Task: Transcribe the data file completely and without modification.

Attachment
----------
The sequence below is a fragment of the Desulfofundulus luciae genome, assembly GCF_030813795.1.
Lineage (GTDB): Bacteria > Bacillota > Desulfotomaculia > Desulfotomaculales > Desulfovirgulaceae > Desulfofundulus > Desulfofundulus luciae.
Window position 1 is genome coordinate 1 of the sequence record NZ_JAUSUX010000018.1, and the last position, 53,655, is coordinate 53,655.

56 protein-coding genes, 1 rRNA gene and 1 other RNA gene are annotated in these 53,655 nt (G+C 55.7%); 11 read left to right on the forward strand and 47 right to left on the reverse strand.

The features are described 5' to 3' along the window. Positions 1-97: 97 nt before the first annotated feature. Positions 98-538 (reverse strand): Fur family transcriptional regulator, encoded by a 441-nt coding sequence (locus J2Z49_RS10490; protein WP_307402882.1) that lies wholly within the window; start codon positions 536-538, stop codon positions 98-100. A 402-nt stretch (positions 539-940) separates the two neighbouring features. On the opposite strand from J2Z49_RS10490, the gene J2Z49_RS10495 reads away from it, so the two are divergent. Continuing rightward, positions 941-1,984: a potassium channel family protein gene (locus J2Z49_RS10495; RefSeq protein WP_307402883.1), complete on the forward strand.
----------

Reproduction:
The sequence below is a fragment of the Desulfofundulus luciae genome, assembly GCF_030813795.1.
Lineage (GTDB): Bacteria > Bacillota > Desulfotomaculia > Desulfotomaculales > Desulfovirgulaceae > Desulfofundulus > Desulfofundulus luciae.
Window position 1 is genome coordinate 1 of the sequence record NZ_JAUSUX010000018.1, and the last position, 53,655, is coordinate 53,655.

56 protein-coding genes, 1 rRNA gene and 1 other RNA gene are annotated in these 53,655 nt (G+C 55.7%); 11 read left to right on the forward strand and 47 right to left on the reverse strand.

The features are described 5' to 3' along the window. Positions 1-97: 97 nt before the first annotated feature. Positions 98-538 (reverse strand): Fur family transcriptional regulator, encoded by a 441-nt coding sequence (locus J2Z49_RS10490; protein WP_307402882.1) that lies wholly within the window; start codon positions 536-538, stop codon positions 98-100. A 402-nt stretch (positions 539-940) separates the two neighbouring features. On the opposite strand from J2Z49_RS10490, the gene J2Z49_RS10495 reads away from it, so the two are divergent. Continuing rightward, positions 941-1,984: a potassium channel family protein gene (locus J2Z49_RS10495; RefSeq protein WP_307402883.1), complete on the forward strand.